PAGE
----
On Fri, Nov 2, 2018 at 3:38 PM Neil Van Dyke <n...@neilvandyke.org> wrote:

> Anyone have info or preferences on what are good output conventions for
> Racket package embedded unit tests?  (For use with all of: `raco test`,
> package catalog and other builds, DrRacket and other IDEs?)
> I intend to reimplement Overeasy
> ("https://www.neilvandyke.org/racket/overeasy/";) in a way that is even
> more lightweight in both ease-of-use and in implementation. The syntax
> and features will be very similar, for now (there's one innovative big
> feature I might add later), but what I'm not yet sure about is all the
> details of the output.
> For output, here's what I'm currently thinking:
> * Most test messages other than fails are sent to logger `debug@test`.

> * A test failing unexpectedly (or succeeding unexpectedly) results in a
> message to stderr.

Maybe instead use "info@test-pass" and "info@test-fail" ?  These messages
are expected output, not debug output, so should probably not print at the
debug level.  Also, putting them on separate loggers would offer
finer-grained control.

> * Should such a failing message also have some way of click navigating
> to the test failure in DrRacket, like for exceptions? (Note that the
> answer to the next might be involved.)
> * Should the first failing test raise `exn:fail?`?  Or should
> `exn:fail?` be raised at the end of all a module's tests if any failed?
> Or should `exn:fail?` not be raised at all by the tests?

The way I've handled it in test-more is that:

  - Failing tests emit a message, not an exception

  - Tests that throw an exception will terminate the script unless wrapped
in a test-suite.  In that case the test-suite converts the exception to a
test failure and the rest of the tests in the suite are not run but
subsequent tests / test suites will be.

> * Should a test *failing expectedly* (as marked with `:fail`) also
> result in a message to stderr?  Maybe a `warning@test` logger is
> better?  (Note that, IIRC, the package catalog will regard output as a
> failure of tests for the package.  Which can remind us that there is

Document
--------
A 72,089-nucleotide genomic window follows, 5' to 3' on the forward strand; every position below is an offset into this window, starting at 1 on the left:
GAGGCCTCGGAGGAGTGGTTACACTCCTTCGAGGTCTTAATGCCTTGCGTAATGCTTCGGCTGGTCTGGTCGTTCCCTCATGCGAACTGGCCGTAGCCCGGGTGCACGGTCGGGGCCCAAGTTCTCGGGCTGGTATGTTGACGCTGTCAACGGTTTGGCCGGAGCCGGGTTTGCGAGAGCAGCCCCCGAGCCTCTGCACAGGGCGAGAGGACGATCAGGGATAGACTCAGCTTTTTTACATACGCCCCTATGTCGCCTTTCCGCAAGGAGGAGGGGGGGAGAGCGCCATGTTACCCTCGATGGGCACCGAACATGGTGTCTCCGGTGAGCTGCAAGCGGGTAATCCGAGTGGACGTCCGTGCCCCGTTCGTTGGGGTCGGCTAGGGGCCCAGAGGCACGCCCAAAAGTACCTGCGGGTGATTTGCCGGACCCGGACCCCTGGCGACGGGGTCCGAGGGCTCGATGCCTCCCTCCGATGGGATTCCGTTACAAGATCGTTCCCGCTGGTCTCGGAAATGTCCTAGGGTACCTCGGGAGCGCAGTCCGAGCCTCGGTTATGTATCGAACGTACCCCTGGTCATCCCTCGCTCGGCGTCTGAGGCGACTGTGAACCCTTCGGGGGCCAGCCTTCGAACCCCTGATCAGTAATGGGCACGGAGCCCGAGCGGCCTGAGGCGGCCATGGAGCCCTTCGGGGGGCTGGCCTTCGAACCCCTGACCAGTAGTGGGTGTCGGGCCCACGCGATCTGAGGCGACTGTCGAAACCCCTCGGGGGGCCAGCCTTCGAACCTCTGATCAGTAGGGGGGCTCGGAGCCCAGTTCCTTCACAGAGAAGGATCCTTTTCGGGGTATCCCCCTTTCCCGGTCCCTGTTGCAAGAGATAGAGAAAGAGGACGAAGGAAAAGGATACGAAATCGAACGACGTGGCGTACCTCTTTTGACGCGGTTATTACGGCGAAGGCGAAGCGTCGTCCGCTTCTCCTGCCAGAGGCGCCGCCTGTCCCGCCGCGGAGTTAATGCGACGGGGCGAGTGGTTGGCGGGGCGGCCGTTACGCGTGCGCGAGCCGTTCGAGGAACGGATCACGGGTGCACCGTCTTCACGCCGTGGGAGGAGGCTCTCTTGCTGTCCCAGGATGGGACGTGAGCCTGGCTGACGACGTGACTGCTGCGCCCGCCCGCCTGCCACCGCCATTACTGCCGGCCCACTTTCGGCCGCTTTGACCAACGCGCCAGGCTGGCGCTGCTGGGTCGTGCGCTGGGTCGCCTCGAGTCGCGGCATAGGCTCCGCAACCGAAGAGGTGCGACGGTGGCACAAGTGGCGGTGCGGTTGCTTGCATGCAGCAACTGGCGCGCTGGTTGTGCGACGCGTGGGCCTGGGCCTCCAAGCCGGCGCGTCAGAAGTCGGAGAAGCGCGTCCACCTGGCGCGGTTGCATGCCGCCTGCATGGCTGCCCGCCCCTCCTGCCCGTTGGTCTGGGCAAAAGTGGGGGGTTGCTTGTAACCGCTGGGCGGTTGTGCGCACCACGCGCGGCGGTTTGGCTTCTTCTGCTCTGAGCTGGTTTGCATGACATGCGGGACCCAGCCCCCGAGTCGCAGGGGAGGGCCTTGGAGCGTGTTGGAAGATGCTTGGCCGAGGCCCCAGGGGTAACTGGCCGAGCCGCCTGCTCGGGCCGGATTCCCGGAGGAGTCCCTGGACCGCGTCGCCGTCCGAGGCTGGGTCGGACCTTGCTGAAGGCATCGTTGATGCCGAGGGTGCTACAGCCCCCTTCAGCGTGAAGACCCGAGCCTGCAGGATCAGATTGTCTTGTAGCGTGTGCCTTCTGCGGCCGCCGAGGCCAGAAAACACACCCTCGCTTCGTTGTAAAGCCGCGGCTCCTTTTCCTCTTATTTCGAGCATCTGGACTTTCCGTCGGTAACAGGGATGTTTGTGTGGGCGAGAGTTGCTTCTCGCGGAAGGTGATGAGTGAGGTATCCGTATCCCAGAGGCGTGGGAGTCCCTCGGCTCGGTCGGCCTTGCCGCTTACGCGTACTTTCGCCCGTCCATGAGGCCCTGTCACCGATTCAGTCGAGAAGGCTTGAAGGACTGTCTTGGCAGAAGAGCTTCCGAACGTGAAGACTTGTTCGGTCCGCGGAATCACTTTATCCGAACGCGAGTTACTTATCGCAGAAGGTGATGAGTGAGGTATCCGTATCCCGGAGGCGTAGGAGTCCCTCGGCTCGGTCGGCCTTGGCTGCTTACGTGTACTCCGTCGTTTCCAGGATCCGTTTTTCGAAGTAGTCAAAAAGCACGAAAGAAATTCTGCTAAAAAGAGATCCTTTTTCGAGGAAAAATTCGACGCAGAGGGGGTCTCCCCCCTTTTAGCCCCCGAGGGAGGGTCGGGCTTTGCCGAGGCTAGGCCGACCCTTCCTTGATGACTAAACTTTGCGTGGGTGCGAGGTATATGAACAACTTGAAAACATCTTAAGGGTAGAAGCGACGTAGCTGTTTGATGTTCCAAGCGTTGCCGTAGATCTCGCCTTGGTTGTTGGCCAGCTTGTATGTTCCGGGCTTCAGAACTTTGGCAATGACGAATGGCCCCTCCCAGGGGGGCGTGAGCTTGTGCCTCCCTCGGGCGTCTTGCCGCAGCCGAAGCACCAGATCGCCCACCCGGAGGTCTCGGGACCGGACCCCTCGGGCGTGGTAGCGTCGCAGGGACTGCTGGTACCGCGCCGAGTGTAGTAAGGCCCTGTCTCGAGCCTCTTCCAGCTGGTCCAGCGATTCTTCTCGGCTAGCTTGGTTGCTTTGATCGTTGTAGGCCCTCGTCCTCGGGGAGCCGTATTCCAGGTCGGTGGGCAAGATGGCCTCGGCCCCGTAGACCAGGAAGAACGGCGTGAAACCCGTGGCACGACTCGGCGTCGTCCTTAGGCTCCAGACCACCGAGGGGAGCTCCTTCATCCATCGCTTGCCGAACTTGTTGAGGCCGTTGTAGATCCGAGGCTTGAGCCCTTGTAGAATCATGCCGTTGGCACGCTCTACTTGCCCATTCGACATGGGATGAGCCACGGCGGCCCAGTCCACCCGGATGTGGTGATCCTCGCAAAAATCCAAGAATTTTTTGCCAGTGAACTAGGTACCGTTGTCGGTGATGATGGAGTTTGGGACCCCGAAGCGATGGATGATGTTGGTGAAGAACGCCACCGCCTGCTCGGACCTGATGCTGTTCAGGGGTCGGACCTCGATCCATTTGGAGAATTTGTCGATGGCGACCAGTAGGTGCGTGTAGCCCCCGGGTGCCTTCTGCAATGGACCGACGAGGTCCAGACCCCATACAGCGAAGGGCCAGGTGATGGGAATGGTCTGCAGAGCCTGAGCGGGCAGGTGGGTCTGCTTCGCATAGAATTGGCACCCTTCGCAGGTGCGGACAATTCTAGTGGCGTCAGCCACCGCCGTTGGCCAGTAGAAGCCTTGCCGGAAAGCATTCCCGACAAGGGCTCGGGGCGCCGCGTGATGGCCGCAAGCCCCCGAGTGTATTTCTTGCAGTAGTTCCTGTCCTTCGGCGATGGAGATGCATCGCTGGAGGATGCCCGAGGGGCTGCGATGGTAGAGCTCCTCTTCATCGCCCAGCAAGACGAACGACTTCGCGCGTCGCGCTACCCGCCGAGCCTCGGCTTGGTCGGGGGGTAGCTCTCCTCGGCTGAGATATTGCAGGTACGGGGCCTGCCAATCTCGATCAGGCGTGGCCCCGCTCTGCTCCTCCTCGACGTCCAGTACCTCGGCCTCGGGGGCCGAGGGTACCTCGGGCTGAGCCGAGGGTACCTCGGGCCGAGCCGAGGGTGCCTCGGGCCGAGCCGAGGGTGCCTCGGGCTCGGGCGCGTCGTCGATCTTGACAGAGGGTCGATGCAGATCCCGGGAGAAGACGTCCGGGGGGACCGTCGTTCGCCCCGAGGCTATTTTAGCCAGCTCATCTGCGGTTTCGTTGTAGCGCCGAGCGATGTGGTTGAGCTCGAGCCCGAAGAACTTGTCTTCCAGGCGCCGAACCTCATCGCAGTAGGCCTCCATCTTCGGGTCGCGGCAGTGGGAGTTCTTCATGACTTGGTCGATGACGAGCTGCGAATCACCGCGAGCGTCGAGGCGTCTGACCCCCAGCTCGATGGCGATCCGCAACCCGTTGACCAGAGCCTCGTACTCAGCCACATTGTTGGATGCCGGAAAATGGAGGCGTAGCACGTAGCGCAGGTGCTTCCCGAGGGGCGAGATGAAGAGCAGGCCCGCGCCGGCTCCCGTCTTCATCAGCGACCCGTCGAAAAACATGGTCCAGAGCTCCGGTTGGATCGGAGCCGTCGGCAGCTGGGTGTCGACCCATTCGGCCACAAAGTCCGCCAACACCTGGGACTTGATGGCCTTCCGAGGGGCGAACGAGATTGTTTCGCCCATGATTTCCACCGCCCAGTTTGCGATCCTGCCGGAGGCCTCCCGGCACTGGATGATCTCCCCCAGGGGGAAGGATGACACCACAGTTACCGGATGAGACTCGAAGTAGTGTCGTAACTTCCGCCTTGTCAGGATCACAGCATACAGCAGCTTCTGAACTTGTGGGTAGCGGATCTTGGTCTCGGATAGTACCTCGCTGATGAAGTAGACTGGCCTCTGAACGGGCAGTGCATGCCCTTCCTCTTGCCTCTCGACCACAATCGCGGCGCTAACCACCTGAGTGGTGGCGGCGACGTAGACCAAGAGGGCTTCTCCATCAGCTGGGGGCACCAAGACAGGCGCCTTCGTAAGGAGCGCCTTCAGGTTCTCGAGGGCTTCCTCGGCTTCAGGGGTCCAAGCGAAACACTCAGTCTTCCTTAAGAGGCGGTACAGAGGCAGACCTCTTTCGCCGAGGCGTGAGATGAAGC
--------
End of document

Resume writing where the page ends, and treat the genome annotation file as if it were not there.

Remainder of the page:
> `:fail`, but can also discourage the programmer/qa capturing and
> tracking the info about the expected-fail tests.)

How difficult would it be to make the package server determine success /
failure by the return value of the test script as opposed to the
presence/absence of output?  In my opinion output is pretty orthogonal to
success or failure, and I can think of times when it's desirable to have a
package emit output on load.  (e.g. when it's a deprecated version that is
about to be sunset)

> * For the test-failure messages to stderr, what textual format should
> they have?  More like the current Racket exception format, or current
> RackUnit, or Overeasy?  (Or is there a pressing need for a different
> format?)

I'm obviously a fan of test-more's conventions:

#lang racket

(require handy/test-more)

(ok #f "(ok #f) fails and returns #f")
(ok 7 "(ok 7) succeeds and returns 7")
(is 7 8 "(is 7 8) prints the failure message and returns 7")
(lives (thunk 'ok) "(lives (thunk 'ok)) succeeds and returns 'ok")
 "test-suite example"

 (ok 'yes "passes")
 (ok #f "fails")
 (diag "Note that test-suite returns void, so the rests of tests inside a
test-suite do not show up on the output. Consider this an incentive to use
 (raise 'error)

;;;;   output is:
NOT ok 1 - (ok #f) fails and returns #f
ok 2 - (ok 7) succeeds and returns 7
NOT ok 3 - (is 7 8) prints the failure message and returns 7
  Got:      7
  Expected: 8
ok 4 - (lives (thunk 'ok)) succeeds and returns 'ok
######## (START test-suite:  test-suite example)
ok 5 - passes
NOT ok 6 - fails
### (Note that test-suite returns void, so the rests of tests inside a
test-suite do not show
up on the output. Consider this an incentive to use test-suites.)
NOT ok 7 - Exception thrown! Test message: 'test-suite completed without
throwing uncaught
exception'.  Exception: 'error'
  Got:      #f
  Expected: #t

Total tests passed so far: 3
Total tests failed so far: 4
######## (END test-suite:  test-suite example)
WARNING: Neither (expect-n-tests N) nor (done-testing) was called.  May not
have run all

Having the tests return their values is a deliberate choice, as it's useful
for doing conditionals and embedded testing.  Having test-suite eat those
values so that they don't show up on the output is for aesthetics.

The warning at the end can be suppressed either by using (expect-n-tests
7)  or (done-testing).  [NB: 'test-suite' is a test, which is why this is 7
tests instead of 6]

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